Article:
Folate intake and risk of colorectal cancer and adenoma: Modification by time

Department of Food and Nutrition, Sookmyung Women's University, Seoul, Republic of Korea.
American Journal of Clinical Nutrition (Impact Factor: 6.77). 03/2011; 93(4):817-25. DOI: 10.3945/ajcn.110.007781
Source: PubMed


Experimental and observational studies have suggested that folate may play dual roles in colorectal cancer risk depending on the timing and dose.
We examined the latency between folate intake and the incidence of colorectal cancer.
We prospectively examined associations between folate intake assessed every 2 to 4 y by using validated food-frequency questionnaires and risk of colorectal cancer and adenoma in the Nurses' Health Study and Health Professionals Follow-Up Study, which included 2299 incident colorectal cancers and 5655 colorectal adenomas from 1980 to 2004.
There was an association between total folate intake 12-16 y before diagnosis and lower risk of colorectal cancer (relative risk: 0.69; 95% CI: 0.51, 0.94; ≥800 compared with <250 μg folate/d), but there was no association between intake in the recent past and colorectal cancer risk. Long- and short-term intakes of total folate were associated with a lower risk of colorectal adenoma, with a strong association with intake 4-8 y before diagnosis (odds ratio: 0.68; 95% CI: 0.60, 0.78; ≥800 compared with <250 μg folate/d). The current use of multivitamins for >15 y, but not a shorter duration of use, was associated with lower risk of colorectal cancer; and a shorter duration of use was related to lower risk of adenoma. We did not observe an adverse effect of total folate or synthetic folic acid on risk of colorectal cancer or adenoma even during the folic acid fortification era.
Folate intake is inversely associated with risk of colorectal cancer only during early preadenoma stages.

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    • "In multivariable analyses for colorectal neoplasia, potential confounders were adjusted for by updating their values whenever new information was obtained from the follow-up questionnaires. Time-invariant variables (race, family history of colon cancer) and variables with evidence of a long induction period to affect colorectal neoplasia (calcium (Keum et al, 2014, 2015), folate (Lee et al, 2011; Keum and Giovannucci, 2014), and aspirin (Giovannucci et al, 1995; Chan et al, 2005)) were adjusted for using baseline values. Of note, as finasteride use may lie along the causal pathway between male hair patterns and colorectal neoplasia, multivariable analyses were run without and with adjustment for finasteride use. "
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    ABSTRACT: Background: Male pattern baldness is positively associated with androgens as well as insulin-like growth factor 1 (IGF-1) and insulin, all of which are implicated in pathogenesis of colorectal neoplasia. Methods: From 1992 through 2010, we prospectively followed participants in the Health Professionals Follow-Up Study. Hair pattern at age 45 years was assessed at baseline with five image categories (no baldness, frontal-only baldness, frontal-plus-mild-vertex baldness, frontal-plus-moderate-vertex baldness, and frontal-plus-severe-vertex baldness). Cancer analysis included 32 782 men and used Cox proportional hazards models to estimate hazard ratios (HRs) and 95% confidence intervals (CIs). Restricted to men who underwent at least one endoscopy over the study period, adenoma analysis included 29 770 men and used logistic regressions for clustered data to estimate odds ratios (ORs) and 95% CIs. Results: Over the mean follow-up of 15.6 years, 710 cases of colorectal cancer (478 for colon, 152 for rectum, and 80 unknown site) developed. Significantly increased risks associated with frontal-only baldness and frontal-plus-mild-vertex baldness relative to no baldness were observed for colon cancer with respective HR being 1.29 (95% CI, 1.03-1.62) and 1.31 (95% CI, 1.01-1.70). Over the 19-year study period, 3526 cases of colorectal adenoma were detected. Evidence for an increased risk of colorectal adenoma relative to no baldness was significant with frontal-only baldness (OR, 1.16; 95% CI, 1.06-1.26) and borderline insignificant with frontal-plus-severe-vertex baldness (OR, 1.14; 95% CI, 0.98-1.33). Conclusions: Subtypes of male pattern baldness at age 45 years were positively associated with colorectal neoplasia. Future studies are warranted to confirm our results and to determine the predictive value of male pattern baldness to identify those at high risk for colorectal neoplasia.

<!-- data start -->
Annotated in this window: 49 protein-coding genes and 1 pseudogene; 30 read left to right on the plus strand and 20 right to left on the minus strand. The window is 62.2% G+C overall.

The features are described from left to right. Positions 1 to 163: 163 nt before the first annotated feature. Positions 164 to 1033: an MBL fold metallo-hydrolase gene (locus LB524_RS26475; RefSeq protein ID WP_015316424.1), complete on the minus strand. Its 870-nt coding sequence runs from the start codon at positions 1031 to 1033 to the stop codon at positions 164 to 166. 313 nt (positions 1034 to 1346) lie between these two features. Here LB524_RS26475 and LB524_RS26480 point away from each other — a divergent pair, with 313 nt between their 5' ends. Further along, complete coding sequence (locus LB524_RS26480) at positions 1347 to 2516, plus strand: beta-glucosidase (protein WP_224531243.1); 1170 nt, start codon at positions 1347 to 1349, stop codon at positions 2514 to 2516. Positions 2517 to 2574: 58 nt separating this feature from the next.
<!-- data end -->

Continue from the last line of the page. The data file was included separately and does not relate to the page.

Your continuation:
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    • "Cigarette smoking has been associated with increased incidence and mortality from CRC [9]. Physical activity, diet high in fruits and vegetables , fiber, resistant starch, folic acid and folate, vitamin B6 (pyridoxine), calcium and dairy products , vitamin D, magnesium, garlic, fish consumption and drugs (aspirin and NSAIDs) are protective factors against CRC [10] [11] [12] [13] [14] [15] [16] [17] [18] [19] [20]. "
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    • "However, this finding might also suggest that the latency time between methionine intake and the clinical detection of CRC might serve as an effect modification of the association. Recent evidence from large prospective studies documents that total folate intake in the remote past (12-16 years before diagnosis), rather than close to diagnosis (0-8 years) was associated with reduced risk of CRC; furthermore, the investigators also found that intake close to diagnosis (0-8 years) was most strongly associated with lower risk of colorectal adenoma, indicating that folate intake may be beneficial only during early preadenoma stages [33]. Both methionine and folate are the key components of one carbon metabolism. "
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